Are the glaciers melting? Not all of them and not uniformly, but overall, unambiguously yes. Are temperatures rising? You could be forgiven for thinking not, given the loudness of the claims that there has been no warming since 1998. How is it that sceptics can place so much importance on this short-term trend but ignore that 1998 was an unusually strong El Nino year, that the last decade in Australia was the warmest on record, that each decade since the 1940s has been warmer than the preceding one in Australia and that, globally, 14 of the 15 warmest years on record occurred from 1995 to 2009?

On whether there is a conspiracy after the fall of communism (!)

Far from the scientific community hyping up the case for human-induced global warming, arguably it has been too cautious and too slow.

Joseph Fourier first suggested in 1824 that gases in the atmosphere trapped heat. Thirty-five years later John Tyndall conducted experiments that found water vapour and CO2 were the two most important gases to create such a greenhouse effect. In 1896 Svante Arrhenius calculated that doubling the level of carbon dioxide would lead to temperature increases of 5C-6C. But he and others suggested this would not be a problem because the oceans would absorb most of the extra CO2 and additional CO2 would not trap more heat. This latter theory was not seriously challenged until the 1950s and it took until the 70s for a few scientists to start warning that global warming was a serious and urgent issue.

John Sawyer of the British Meteorological Office calculated in 1972 that increased greenhouse gases would cause warming of 0.6C by the end of the century. The actual increase was 0.5C. In areas such as the decline in sea ice and sea level rise, past IPCC projections have proven to be too low.

On public opinion and its response to all this BS:

Although they are side issues, the doubts sown by critics, together with a few cooler winters, have led to a fall in public concern about global warming. A poll reported in the Guardian this week showed a drop from 44 per cent to 31 per cent in the past year in people in Britain who believe climate change is definitely a reality, although another 29 per cent agree that it could be. Almost 20 per cent say climate change is caused by human factors, while two-thirds say it is due to a mix of human and natural causes. The Australian’s Newspoll conducted a fortnight ago found a fall from 84 per cent to 73 per cent since 2008 in those who say climate change is occurring. Of these believers, 94 per cent say it is wholly or partly caused by human activity, two percentage points below the 2008 figure.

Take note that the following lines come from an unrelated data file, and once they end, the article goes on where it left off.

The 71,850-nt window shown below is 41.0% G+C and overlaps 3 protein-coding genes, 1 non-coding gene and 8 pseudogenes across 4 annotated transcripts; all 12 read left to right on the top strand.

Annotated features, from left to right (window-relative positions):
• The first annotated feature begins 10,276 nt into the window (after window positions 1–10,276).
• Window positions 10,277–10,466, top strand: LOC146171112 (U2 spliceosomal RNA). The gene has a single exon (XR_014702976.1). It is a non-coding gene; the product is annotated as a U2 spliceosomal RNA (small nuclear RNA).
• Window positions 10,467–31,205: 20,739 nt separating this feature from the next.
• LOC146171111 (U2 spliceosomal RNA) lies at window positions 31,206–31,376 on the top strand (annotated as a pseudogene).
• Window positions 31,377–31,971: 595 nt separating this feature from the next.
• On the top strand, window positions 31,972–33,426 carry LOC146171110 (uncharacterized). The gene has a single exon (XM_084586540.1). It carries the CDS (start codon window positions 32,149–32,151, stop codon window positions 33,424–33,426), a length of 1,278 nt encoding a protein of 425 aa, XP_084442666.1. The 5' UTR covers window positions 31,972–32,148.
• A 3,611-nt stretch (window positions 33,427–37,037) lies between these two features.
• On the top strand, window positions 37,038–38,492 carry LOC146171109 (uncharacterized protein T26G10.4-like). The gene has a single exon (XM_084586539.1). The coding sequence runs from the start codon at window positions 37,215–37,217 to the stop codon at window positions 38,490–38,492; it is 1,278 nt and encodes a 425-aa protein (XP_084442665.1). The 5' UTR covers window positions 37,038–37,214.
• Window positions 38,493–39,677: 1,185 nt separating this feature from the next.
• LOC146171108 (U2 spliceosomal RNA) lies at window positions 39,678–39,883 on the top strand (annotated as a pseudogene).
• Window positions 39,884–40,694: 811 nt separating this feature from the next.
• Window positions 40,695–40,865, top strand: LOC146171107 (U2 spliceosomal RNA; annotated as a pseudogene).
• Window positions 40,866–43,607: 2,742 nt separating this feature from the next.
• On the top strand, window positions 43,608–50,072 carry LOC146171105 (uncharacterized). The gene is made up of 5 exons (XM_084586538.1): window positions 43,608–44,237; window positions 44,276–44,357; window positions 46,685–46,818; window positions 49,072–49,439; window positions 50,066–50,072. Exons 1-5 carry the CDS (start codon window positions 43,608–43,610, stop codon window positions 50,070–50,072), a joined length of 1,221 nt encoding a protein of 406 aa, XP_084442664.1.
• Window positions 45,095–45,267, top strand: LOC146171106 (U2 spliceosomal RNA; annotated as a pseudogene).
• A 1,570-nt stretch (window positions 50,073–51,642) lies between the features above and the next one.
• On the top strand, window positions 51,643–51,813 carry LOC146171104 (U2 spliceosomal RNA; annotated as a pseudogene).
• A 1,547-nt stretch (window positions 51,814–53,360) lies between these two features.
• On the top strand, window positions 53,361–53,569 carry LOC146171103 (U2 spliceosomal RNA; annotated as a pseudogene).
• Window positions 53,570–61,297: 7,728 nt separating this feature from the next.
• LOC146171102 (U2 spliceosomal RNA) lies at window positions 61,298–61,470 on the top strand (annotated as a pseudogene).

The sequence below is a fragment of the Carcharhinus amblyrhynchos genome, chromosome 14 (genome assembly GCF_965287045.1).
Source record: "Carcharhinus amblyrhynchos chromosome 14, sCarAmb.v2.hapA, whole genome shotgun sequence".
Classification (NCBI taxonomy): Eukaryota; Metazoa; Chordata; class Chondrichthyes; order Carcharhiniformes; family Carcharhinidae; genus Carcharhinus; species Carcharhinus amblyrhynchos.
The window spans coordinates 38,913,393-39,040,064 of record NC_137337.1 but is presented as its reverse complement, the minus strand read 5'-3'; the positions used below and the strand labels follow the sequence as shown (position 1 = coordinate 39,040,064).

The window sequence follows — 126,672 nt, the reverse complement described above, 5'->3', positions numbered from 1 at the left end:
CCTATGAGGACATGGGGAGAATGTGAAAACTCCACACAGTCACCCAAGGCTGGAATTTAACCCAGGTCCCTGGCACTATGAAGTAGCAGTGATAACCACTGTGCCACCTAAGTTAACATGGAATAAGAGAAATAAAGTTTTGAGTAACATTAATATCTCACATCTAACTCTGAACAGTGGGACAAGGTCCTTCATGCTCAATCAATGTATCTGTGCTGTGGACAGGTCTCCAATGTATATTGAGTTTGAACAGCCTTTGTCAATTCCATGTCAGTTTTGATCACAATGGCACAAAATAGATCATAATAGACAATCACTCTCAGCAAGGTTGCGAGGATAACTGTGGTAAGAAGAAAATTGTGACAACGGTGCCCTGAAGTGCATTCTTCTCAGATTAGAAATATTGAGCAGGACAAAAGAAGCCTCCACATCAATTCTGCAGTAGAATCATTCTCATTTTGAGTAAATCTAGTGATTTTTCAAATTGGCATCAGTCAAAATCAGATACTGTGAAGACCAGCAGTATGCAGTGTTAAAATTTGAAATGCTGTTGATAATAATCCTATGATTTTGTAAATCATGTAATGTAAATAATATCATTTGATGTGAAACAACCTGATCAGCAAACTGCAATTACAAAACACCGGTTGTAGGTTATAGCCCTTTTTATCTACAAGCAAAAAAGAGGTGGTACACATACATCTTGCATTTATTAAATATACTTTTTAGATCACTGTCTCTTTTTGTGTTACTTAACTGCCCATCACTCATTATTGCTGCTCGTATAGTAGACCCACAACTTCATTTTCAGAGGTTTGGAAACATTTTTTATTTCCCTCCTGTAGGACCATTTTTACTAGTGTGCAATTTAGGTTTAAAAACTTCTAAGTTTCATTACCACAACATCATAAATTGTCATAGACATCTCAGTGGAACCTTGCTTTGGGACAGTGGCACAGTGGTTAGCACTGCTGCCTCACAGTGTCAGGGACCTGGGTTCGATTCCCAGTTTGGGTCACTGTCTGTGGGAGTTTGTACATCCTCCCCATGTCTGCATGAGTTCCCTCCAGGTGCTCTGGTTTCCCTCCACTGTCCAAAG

Of course, these figures demonstrate that we should not mistake those who make the most noise in the debate for the majority. They explain why Tony Abbott, while giving every impression to his conservative supporters that he is a sceptic, still subscribes to the government’s targets for emissions reductions, including the 5 per cent unconditional (we’re not waiting for the world) cut and feels compelled to offer his own, albeit partial, solutions. And although climate change may be a lower priority for voters, the polling suggests there is still mileage in Kevin Rudd campaigning on having superior credentials on the issue.

On whether scientists agree?

As it happens, public impressions about climate change are not that different from the views of those with professional knowledge on the issue. A poll of 3146 earth scientists at the start of last year found 82 per cent agreed that human activity was a significant contributing factor to changing mean global temperatures. Of the 77 climatologists actively engaged in research, 75 agreed. For any government to ignore these views would not just be courageous, it would be irresponsible.